When she moved to return the jelly to the fridge she caught sight of the kitchen witch and froze.  Was it smiling at her?  What did it know?  She had come to resent the doll’s impenetrable, beady eyes.  It was all she could do not to snatch it down and throw it in a drawer.  Where had it come from?  Did it have anything to do with Dorie’s sudden appearance?  She’d have to ask.

    The teakettle began to wail.  Without flipping off the burner, Jean hustled over to the cupboard to retrieve a mug for Jeanette.  Should she get one for Dorie?  Yes?  No.  As she spun about to turn off the burner, she glanced into the living room.  Her two daughters were exactly where she’d left them, with Jeanette’s larger frame blocking most of Dorie from view.  What kind of tea?  She wanted to poke her head in and ask, but she was loathe to interrupt Jeanette, and she didn’t want to antagonize her; especially if what she’d said about her blood sugar was true.  Jean had long suspected that her middle daughter might be subject to that hypoglycemia she’d heard about on one of the afternoon talk shows.  She chose ‘Mint Medley’.  Good for digestion and not too acidic.  Wrapping the bag’s string carefully around the mug’s handle, she decided to give it a good five minutes to steep before delivering it.  What else?  Oh, a plate – for the toast.  Normally she would cut the toast in half, but growing up, Jeanette had always wanted her toast just as her Dad preferred it, left in one big piece. For a moment she thought about hauling out a cookie sheet and placing a hand towel on it, to serve as a makeshift tray, but nixed the idea.  If it had been for Dorie?  Yes, but this was Jeanette.  That was one of the many things that Jean liked about her middle daughter – no fuss.  Carrying the mug by its handle with the plate of toast in her other hand, Jean took a deep breath and entered the lion’s den.

    The sisters were now seated on the couch and poised primly as if in the midst of a casual conversation.  As Jean entered, they both paused.  Dorie avoided meeting Jean’s gaze, but Jeanette smiled and thanked her for the tea and toast.  Jean asked if Dorie would like some tea, as well, but Jeanette answered for her. “No, that’s okay, Mom.  Dorie was about to leave.  She has a mid-afternoon flight to catch and still has to get back to the hotel and check out.” Jean didn’t know what to say.  She turned to Dorie to see if this was true and all she got was a slight nod of agreement.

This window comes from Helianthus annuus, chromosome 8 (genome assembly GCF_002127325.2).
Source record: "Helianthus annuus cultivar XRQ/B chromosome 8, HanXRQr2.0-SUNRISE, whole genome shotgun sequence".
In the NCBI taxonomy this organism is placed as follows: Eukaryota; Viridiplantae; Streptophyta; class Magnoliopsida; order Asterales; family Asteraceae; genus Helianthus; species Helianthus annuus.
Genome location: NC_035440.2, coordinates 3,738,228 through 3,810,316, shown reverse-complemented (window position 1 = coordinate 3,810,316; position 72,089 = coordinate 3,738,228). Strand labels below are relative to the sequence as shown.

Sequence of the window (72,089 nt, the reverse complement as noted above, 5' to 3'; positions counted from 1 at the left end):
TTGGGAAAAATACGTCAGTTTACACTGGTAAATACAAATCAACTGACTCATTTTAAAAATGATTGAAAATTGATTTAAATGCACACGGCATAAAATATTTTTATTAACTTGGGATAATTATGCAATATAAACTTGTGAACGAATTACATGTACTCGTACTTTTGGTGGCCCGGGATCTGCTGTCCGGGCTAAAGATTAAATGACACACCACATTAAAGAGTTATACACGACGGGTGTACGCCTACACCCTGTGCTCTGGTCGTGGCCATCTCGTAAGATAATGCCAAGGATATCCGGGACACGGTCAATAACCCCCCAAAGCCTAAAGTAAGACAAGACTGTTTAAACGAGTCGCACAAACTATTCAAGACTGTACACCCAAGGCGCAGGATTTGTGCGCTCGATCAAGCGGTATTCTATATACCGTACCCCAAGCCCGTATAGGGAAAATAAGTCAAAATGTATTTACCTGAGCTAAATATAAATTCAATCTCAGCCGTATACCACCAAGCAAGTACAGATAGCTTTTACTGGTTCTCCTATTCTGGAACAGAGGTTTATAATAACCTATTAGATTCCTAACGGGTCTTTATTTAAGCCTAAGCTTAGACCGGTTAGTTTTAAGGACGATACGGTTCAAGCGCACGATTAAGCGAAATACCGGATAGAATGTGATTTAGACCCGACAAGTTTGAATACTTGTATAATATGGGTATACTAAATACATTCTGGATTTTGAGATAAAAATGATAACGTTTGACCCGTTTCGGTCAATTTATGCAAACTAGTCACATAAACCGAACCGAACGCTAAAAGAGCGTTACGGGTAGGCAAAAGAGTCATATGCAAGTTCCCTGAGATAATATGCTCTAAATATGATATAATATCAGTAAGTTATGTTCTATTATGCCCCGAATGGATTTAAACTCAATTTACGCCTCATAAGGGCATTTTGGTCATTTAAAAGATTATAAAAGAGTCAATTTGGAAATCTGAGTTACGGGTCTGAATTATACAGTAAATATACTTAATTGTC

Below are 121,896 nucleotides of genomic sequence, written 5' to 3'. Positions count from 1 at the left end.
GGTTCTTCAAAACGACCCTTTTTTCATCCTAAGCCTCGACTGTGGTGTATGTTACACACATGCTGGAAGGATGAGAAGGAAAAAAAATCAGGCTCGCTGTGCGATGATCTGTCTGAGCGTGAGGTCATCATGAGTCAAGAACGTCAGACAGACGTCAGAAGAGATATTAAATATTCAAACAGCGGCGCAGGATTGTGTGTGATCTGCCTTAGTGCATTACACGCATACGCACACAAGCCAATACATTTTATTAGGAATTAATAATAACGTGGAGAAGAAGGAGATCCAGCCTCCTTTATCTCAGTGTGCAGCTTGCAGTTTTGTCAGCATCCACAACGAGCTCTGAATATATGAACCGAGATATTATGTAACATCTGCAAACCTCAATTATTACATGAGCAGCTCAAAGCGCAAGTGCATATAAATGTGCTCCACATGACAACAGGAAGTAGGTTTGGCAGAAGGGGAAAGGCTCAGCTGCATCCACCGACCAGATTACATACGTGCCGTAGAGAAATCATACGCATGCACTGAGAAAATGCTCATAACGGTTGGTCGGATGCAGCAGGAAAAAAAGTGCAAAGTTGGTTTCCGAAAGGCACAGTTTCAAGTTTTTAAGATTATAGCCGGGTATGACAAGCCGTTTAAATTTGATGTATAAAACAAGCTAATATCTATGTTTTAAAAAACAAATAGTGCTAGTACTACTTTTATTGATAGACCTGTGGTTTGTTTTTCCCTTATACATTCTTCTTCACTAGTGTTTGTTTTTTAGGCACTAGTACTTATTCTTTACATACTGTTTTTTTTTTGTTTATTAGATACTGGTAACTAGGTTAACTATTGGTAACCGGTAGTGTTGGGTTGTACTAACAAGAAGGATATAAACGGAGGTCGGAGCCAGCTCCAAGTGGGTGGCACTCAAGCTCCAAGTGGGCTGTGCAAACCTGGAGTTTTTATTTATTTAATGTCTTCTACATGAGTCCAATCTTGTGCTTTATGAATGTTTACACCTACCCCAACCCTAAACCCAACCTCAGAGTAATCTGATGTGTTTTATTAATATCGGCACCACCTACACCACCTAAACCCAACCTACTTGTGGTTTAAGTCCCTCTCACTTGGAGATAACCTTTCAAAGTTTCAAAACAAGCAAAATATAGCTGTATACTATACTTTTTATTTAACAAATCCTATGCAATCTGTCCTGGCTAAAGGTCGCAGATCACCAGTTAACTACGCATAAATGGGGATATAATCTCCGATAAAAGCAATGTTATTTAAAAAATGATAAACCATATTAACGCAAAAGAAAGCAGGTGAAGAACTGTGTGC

“But what about Missy?”

    Dorie rose stiffly. She spoke to Jean, but her eyes were on her sister.  “I’m afraid I won’t have time to say good-bye.  But then, I’m sure she’s used to it.  Tell her, I’m sorry.  It was great to see both of you again. And, Mom?" For this, her daughter looked her square in the eye. "I want to thank you for everything that you do for Missy.  I really… I really do appreciate it.”

    Jean's brow knitted. What was this?  Jean stood looking from one daughter to the other, both looking as if they’d swallowed the canary.  She wanted to ask more questions, but sensed that would not be wise.  Jeanette must have said something to Dorie, and whatever it was, it had done the trick.  But what?  Jean decided she didn’t want to know.  Some things are best left as is.

    Awkwardly, Dorie broke the silence by moving closer and giving her mother a hug.  Jeanette rose then, as well.  The sisters nodded at one another, but did not embrace.  It seemed a done deal.  Jean watched as her youngest moved toward the door.  “Dorie?”  Dorie turned to face her mother.  “I forgot to thank you… for the gift.”

    Dorie looked dumfounded.  “Gift?”